Finding lost property is never theft.

Instead of relying only on shield laws and the benevolence of police officers, Gizmodo and Jason Chen should contact lawyers working for the American Civil Liberties Association and claim punitive damages from Apple for making false accusations of theft, thereby staining the good reputation of Jason Chen, and claim punitive damages against the San Mateo County Police Department for an abusive search and seizure when:

1- The identity of the finder of the iPhone was known to the San Mateo County Police Department and he was interviewed by the San Mateo County Police Department;

2- Gizmodo and Gawker have publicly acknowledged that they held the iPhone prototype by publishing news report that were acknowledged by mainstream media like ABC World News;

3- Jason Chen agreed to return the iPhone prototype to Apple following the request by Apple's legal Vice President.

There was no basis for a search and seizure warrant. Sue for punitive damages.


post #25 of 182
Quote:
Originally Posted by ouragan View Post

Finding lost property is never theft.

.. if you bring it to the police and they hold onto it for 90 days first, then it's considered yours under state law. Unless you live in some alternate reality where finders-keepers, losers-weepers is recognized as law.. didn't realize you could buy stolen, er, 'lost' property *legally*.

This alternate reality must have Jason Chen painted with a better reputation than my memory serves, because last time I checked, he works for a publication that openly advertised they'd pay for access to trade secrets.
post #26 of 182
This is a great strategy by Gizmodo: participate in what looks to be a sure crime and then sue the police for investigating. The DA is bound to look on them quite favorably. I sense that a perp walk will be coming soon.
post #27 of 182
I hope Apple leaves a nuclear crater where Gizmodo once stood.

And it's ridiculous that a gadget blog gets journalistic protections. If so, then any mobster can write a blog from their home or office, and claim to be "shielded" from searches, etc.
post #28 of 182
You can sue anyone for anything. Good luck actually having a case. Even if it is concluded that this was an improper or invalid search and seizure, the police have their own shield laws that protect them from repercussions.

Listen, while it sucks for Chen to go through this, he's not a victim. He chose to take on the story knowing the risks. He documented the phone, photographed it, and made several videos of himself holding it. He now has to take the heat for his actions.

The *real* victim in this story is the poor sap that had the phone stolen from him in the first place, and we're all guilty for leeching off his mistake like vultures.
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post #29 of 182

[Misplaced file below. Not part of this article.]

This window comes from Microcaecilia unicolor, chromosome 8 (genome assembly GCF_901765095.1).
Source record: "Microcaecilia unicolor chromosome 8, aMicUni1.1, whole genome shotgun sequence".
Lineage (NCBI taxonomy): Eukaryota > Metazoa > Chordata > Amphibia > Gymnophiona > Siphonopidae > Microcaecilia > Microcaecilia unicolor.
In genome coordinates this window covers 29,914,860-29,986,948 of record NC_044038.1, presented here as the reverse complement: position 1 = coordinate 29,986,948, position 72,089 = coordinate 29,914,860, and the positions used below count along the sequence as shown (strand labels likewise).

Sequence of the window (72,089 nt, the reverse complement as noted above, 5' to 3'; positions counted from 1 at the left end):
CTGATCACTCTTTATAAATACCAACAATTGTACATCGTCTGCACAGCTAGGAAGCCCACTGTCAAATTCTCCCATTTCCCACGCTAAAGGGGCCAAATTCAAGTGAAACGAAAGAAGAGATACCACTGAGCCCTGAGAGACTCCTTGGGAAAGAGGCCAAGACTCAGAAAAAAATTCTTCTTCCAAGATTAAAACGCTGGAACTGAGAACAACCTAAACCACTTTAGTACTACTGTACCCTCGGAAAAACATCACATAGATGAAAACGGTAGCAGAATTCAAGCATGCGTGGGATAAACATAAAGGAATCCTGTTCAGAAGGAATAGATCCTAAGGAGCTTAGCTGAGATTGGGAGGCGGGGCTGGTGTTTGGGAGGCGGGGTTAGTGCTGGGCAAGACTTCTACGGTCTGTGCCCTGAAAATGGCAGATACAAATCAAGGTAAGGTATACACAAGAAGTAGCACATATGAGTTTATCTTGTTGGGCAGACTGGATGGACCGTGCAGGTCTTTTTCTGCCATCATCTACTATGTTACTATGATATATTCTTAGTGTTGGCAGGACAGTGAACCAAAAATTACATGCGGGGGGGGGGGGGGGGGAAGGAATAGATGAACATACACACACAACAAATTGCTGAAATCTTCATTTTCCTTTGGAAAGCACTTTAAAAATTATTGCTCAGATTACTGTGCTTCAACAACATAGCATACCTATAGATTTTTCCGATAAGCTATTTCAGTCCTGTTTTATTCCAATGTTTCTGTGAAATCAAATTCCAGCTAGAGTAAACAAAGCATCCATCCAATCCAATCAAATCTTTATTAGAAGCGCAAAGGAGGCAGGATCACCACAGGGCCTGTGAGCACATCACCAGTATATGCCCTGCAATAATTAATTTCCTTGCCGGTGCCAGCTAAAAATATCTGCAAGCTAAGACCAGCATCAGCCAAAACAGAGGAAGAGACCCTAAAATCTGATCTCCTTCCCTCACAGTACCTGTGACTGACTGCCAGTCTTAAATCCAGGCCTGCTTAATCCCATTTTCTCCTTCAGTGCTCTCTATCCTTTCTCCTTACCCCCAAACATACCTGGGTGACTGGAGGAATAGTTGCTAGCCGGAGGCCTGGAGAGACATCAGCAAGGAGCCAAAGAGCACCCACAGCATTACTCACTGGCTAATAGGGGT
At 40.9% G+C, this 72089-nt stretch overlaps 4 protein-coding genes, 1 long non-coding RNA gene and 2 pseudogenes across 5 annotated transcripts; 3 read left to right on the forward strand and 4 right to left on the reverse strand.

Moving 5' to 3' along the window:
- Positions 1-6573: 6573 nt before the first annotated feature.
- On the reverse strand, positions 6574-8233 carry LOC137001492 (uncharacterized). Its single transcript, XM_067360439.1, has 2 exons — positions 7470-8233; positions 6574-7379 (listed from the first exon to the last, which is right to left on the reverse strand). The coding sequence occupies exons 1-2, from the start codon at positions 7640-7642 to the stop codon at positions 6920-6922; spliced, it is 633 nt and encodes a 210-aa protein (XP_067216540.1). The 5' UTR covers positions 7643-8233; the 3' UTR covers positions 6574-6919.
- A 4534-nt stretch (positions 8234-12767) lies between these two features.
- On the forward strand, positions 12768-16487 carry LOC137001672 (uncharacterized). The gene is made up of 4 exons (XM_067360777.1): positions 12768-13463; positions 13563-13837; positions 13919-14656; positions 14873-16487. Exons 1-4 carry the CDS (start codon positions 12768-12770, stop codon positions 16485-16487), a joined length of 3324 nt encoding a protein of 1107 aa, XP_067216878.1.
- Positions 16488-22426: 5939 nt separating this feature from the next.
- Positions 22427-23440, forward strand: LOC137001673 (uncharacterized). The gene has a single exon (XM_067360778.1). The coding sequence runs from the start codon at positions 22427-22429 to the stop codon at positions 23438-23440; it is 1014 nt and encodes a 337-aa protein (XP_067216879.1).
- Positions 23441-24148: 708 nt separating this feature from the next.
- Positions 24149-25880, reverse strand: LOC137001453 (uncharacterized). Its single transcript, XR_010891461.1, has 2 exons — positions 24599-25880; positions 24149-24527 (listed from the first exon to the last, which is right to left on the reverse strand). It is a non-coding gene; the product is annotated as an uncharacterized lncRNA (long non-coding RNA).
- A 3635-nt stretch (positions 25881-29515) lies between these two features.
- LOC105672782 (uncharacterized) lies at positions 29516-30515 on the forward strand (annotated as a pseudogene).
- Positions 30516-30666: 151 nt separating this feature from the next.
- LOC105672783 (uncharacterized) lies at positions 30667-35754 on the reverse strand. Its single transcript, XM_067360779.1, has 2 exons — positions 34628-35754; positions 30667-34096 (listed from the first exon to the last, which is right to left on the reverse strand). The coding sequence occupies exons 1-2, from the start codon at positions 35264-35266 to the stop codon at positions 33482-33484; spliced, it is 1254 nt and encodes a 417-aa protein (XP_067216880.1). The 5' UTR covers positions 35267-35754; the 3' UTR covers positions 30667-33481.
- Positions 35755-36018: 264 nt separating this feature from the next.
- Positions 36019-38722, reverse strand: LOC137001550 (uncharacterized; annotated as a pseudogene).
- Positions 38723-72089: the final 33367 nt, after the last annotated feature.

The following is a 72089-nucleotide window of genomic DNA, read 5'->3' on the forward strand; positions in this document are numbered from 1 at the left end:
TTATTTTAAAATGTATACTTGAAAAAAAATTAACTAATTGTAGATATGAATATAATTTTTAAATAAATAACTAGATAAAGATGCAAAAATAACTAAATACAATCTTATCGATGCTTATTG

If I was Chen I would start 'bulking-up' he doesn't look like he is really 'built' for jail!
post #30 of 182
Quote:
Originally Posted by ouragan View Post

There was no basis for a search and seizure warrant.


You're right, if you "believe" everything Chen wrote (soon to be known as the "Defendant"), and ignore California law.
post #31 of 182
Maybe Chen will get to photograph the inside of an iCell.
post #32 of 182
Quote:
Originally Posted by SpotOn View Post

Apple screwed up, a mistake occurred and they just have to live with it and do better next time.

Based on what? Gizmodo saying the phone was found at the bar. Rather than in the guy's pocket.

Fact is that Gizmodo are the ones that screwed up. By saying they had the phone and they paid for it. Because taking it when it didn't belong to the guy to give them, particularly if it is true that Apple contacted him and asked for it back and he refused, is criminal under Cali Law. And paying $5k for it puts it at a felony level. And it is not going to sit well that they have publicly said they would pay for stories or the stunt that Gawker did on Valleywag with the ipad.

And that is NOT protected by shield laws.

What they should have done was taken the photos and the video without the face or voice of any staff and posted them saying that "Exclusive sources have provided us with details of what they verify to be the new 4th gen iphone to be released later this year"

Then they could invoke shield laws to protect 'the source'

They blew it and will pay. Even if they avoid criminal charges or a civil suit, companies are going to think twice about being associated with them via ads on Gawker sites not to mention cutting off access to insider info, review copies/units, interviews. And that will ruin the site. Folks will get tired of them rehashing what everyone else got first and just go to the other sites.

Quote:
Originally Posted by 2 cents View Post

This is a great strategy by Gizmodo: participate in what looks to be a sure crime and then sue the police for investigating. The DA is bound to look on them quite favorably. I sense that a perp walk will be coming soon.